A proposed tax reform in Australia threatens to wipe out interstate freight hauls below 1000 km. This comes just as private rail freight operators prepare to compete for the modest tonnages available between the five mainland state capitals. Incredibly, economists who proposed the tax change argued that it would level the playing field between road and rail.
Ignoring some exceptions, the position now is that road users pay a diesel fuel tax of 43 cents a litre and most railways pay 35ó. But off-road users pay no tax at all, because the official position - restated many times - is that this tax is for road usage. If proof of this hypothecation were needed, the heavy haul lines in Western Australia pay no fuel tax because, as an adjunct of mining operations, they are deemed to be ’off-road’!
In 1992, the National Road Transport Commission set 18ó diesel excise as an appropriate road user charge. For this reason, the proposal now before Parliament explicitly sets 18ó as the common rate for road and rail, while off-road users pay nothing. Setting aside the fact that NRTC recently set 20ó as the correct rate, it is scandalous that rail operators are forced to pay road user charges as well as track access charges, which are typically 30% of their total costs.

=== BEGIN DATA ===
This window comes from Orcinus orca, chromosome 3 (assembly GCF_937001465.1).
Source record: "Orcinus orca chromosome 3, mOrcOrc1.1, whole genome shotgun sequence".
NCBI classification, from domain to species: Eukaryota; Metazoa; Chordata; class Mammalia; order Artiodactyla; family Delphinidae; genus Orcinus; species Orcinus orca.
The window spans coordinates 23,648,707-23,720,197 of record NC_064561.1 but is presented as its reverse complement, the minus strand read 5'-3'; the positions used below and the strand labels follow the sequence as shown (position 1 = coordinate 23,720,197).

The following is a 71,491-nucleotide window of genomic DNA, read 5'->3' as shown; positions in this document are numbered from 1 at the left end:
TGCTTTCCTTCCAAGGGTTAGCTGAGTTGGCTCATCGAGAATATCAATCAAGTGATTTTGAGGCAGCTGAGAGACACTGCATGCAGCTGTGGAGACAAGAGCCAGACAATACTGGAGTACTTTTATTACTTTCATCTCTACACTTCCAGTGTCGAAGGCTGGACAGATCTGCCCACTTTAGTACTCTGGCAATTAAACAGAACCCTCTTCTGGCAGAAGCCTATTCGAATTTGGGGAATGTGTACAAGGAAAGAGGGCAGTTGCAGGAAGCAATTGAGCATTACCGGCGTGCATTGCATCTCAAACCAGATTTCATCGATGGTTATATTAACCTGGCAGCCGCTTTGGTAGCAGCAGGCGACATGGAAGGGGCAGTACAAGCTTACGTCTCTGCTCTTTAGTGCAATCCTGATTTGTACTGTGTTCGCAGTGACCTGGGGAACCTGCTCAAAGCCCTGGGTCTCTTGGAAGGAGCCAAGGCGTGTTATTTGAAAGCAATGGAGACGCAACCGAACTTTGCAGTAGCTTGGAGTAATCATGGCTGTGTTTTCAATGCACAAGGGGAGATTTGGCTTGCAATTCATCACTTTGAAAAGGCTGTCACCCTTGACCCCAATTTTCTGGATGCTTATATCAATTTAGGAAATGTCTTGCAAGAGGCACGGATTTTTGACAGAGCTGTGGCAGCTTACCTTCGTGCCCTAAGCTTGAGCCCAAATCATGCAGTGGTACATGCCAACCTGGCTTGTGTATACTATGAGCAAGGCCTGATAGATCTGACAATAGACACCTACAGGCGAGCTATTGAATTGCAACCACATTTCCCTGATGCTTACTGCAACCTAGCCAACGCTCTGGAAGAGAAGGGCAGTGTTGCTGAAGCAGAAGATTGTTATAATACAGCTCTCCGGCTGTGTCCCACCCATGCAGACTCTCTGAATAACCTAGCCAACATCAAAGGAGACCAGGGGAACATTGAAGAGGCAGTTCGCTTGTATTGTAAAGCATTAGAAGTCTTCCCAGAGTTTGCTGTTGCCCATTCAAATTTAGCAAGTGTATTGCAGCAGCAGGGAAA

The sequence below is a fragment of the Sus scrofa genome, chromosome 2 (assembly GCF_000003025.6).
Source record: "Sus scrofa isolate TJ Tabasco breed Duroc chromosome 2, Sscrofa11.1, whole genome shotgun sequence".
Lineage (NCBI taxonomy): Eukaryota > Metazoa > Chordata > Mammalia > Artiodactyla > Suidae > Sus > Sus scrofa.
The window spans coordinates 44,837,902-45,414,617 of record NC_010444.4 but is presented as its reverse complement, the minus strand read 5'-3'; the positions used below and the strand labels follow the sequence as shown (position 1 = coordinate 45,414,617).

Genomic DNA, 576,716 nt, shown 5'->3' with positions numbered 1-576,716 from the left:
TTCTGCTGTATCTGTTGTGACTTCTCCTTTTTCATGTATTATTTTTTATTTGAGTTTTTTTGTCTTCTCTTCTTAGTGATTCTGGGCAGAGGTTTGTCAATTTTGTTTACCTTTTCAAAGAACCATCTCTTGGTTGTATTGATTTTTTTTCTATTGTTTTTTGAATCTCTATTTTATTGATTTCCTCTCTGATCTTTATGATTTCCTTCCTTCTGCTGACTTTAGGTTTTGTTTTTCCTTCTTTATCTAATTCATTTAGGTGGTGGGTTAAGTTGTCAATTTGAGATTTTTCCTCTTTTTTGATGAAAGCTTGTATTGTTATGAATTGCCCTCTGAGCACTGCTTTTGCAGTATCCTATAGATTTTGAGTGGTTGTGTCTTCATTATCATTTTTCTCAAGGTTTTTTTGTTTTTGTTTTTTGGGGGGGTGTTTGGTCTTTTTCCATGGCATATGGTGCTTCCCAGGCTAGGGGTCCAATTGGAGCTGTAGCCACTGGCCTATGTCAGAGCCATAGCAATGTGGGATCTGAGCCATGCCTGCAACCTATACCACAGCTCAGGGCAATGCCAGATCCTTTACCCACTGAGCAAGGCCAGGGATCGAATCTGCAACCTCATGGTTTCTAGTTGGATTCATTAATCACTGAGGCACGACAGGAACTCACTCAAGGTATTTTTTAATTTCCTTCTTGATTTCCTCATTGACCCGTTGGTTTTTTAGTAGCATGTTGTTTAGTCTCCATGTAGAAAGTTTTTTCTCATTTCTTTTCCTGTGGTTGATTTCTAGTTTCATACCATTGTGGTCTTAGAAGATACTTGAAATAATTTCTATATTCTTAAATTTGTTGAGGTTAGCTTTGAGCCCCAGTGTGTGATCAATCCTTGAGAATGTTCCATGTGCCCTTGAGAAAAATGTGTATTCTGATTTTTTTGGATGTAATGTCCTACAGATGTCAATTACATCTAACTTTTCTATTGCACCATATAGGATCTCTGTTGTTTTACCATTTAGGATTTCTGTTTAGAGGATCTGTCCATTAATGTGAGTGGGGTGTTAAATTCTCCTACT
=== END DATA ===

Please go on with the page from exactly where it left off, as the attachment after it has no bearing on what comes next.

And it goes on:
Giving evidence to a Senate committee on February 2, Australasian Railway Association Director John Kirk pointed out that, far from easing this manifestly unjust burden, the cut in fuel tax posed an immediate and grave threat to the viability of rail’s interstate freight. Because rail is more fuel-efficient than road, and the proposed cut in tax is greater for trucks than trains, the reduction in total costs per tonne-km will be 8% to 12% for road but only 4% to 6% for rail.
The effect is worst on short hauls. ARA’s consultants calculate that the 18ó tax ’would result in cessation of rail freight services in the Adelaide - Melbourne corridor’, and in the worst case scenario, ’this may also occur for the Sydney - Melbourne and Sydney - Brisbane corridors.’ Because rail costs are far more sensitive to volume that road’s, and service quality collapses when train frequency is slashed, tilting the cost balance by as little as 5% can have a dramatic effect on market share.